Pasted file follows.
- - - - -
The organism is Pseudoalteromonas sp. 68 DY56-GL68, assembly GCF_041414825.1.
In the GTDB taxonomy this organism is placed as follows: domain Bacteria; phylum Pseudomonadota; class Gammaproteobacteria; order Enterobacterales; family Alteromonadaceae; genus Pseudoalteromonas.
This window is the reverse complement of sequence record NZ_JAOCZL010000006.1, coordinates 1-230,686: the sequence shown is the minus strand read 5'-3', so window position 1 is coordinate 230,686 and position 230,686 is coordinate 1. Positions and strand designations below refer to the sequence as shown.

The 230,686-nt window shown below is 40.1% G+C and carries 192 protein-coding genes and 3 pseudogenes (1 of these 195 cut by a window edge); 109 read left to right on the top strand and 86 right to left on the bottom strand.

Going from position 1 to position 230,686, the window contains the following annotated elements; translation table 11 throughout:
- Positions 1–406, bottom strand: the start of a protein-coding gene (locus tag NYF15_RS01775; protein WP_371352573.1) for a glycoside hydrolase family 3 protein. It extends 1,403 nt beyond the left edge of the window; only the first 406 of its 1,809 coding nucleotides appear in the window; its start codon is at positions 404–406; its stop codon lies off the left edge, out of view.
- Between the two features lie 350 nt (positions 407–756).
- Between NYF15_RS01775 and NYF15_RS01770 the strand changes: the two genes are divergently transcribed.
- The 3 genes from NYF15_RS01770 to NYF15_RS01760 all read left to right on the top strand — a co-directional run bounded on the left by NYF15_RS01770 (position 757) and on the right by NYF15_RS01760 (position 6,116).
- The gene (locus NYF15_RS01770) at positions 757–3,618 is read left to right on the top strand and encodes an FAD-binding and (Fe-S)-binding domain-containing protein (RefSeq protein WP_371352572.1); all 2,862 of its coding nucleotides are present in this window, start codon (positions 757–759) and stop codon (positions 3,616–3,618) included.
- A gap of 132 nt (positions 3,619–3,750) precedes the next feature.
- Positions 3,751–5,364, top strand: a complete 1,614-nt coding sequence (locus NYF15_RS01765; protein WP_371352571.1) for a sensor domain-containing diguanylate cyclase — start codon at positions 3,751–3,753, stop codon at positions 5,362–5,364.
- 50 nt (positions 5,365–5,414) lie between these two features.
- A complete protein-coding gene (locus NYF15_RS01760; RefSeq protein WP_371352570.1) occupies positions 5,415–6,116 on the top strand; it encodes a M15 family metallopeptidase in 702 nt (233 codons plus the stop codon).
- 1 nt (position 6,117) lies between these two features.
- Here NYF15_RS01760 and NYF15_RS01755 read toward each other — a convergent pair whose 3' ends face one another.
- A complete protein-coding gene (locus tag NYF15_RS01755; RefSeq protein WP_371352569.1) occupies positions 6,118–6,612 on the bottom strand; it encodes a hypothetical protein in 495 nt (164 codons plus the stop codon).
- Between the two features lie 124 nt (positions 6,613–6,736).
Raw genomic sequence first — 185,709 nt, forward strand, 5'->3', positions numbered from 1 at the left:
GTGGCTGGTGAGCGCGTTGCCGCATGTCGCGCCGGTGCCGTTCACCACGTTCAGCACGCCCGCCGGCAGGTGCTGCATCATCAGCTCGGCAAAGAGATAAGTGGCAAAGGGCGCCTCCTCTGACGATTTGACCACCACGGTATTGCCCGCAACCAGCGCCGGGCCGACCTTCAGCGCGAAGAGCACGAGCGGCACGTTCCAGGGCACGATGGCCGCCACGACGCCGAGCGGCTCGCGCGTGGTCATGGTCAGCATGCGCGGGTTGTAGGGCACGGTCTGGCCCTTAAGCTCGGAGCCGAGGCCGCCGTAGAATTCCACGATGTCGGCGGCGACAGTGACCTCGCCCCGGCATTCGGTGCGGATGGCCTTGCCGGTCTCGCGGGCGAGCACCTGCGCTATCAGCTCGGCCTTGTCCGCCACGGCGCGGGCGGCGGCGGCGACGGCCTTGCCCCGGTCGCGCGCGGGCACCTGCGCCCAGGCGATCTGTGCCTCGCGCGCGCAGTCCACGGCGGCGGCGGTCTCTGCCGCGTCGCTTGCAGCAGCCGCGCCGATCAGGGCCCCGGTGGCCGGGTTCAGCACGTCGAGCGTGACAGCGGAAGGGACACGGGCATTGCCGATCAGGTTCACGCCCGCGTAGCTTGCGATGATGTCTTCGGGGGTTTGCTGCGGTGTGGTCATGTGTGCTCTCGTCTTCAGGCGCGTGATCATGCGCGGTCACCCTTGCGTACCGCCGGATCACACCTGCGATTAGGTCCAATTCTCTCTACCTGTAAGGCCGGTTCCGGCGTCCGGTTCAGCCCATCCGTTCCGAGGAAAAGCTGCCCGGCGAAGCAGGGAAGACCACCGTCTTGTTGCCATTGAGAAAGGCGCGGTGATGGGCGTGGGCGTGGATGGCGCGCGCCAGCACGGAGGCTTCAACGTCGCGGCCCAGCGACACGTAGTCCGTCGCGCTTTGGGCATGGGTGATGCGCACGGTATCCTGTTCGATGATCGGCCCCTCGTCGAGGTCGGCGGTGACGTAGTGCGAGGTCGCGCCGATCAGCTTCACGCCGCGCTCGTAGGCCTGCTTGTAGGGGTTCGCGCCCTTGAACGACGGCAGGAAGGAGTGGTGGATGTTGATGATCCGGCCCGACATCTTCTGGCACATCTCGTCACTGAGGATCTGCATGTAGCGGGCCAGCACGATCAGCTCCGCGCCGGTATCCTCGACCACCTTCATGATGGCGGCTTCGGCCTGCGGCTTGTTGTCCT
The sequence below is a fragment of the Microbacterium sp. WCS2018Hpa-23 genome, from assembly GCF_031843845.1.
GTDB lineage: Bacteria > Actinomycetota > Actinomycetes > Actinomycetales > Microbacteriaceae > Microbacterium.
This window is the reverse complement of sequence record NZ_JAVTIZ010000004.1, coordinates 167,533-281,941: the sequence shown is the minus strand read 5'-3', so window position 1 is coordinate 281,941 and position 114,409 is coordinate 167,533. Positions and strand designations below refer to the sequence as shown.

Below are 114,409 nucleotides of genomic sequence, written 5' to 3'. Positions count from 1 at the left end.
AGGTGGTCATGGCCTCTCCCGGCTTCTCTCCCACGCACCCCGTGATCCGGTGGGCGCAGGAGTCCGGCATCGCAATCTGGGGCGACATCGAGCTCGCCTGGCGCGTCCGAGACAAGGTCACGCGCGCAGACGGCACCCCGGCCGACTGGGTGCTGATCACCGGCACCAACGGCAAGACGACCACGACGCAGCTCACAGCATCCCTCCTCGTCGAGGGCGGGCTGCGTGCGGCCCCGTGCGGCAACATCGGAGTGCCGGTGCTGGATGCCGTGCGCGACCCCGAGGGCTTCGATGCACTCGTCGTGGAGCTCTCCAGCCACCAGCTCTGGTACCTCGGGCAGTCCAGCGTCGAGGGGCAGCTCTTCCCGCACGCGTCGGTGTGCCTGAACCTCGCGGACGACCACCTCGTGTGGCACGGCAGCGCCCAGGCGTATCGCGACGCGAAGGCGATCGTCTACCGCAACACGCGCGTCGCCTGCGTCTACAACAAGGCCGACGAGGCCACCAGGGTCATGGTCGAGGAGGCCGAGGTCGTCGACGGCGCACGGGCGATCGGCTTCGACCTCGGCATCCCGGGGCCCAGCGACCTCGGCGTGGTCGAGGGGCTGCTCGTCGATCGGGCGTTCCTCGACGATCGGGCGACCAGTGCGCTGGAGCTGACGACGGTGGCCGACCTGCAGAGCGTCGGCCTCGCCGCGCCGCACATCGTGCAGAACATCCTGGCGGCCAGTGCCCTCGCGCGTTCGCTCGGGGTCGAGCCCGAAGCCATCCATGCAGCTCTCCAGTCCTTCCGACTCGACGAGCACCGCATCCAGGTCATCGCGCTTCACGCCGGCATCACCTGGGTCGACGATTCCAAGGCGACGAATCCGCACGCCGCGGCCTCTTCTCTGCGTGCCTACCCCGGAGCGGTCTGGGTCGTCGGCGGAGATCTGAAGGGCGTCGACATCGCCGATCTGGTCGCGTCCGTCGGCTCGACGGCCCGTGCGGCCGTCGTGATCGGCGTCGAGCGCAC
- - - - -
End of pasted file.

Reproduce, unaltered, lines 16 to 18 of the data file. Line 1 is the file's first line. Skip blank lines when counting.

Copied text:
- Here NYF15_RS01760 and NYF15_RS01755 read toward each other — a convergent pair whose 3' ends face one another.
- A complete protein-coding gene (locus tag NYF15_RS01755; RefSeq protein WP_371352569.1) occupies positions 6,118–6,612 on the bottom strand; it encodes a hypothetical protein in 495 nt (164 codons plus the stop codon).
- Between the two features lie 124 nt (positions 6,613–6,736).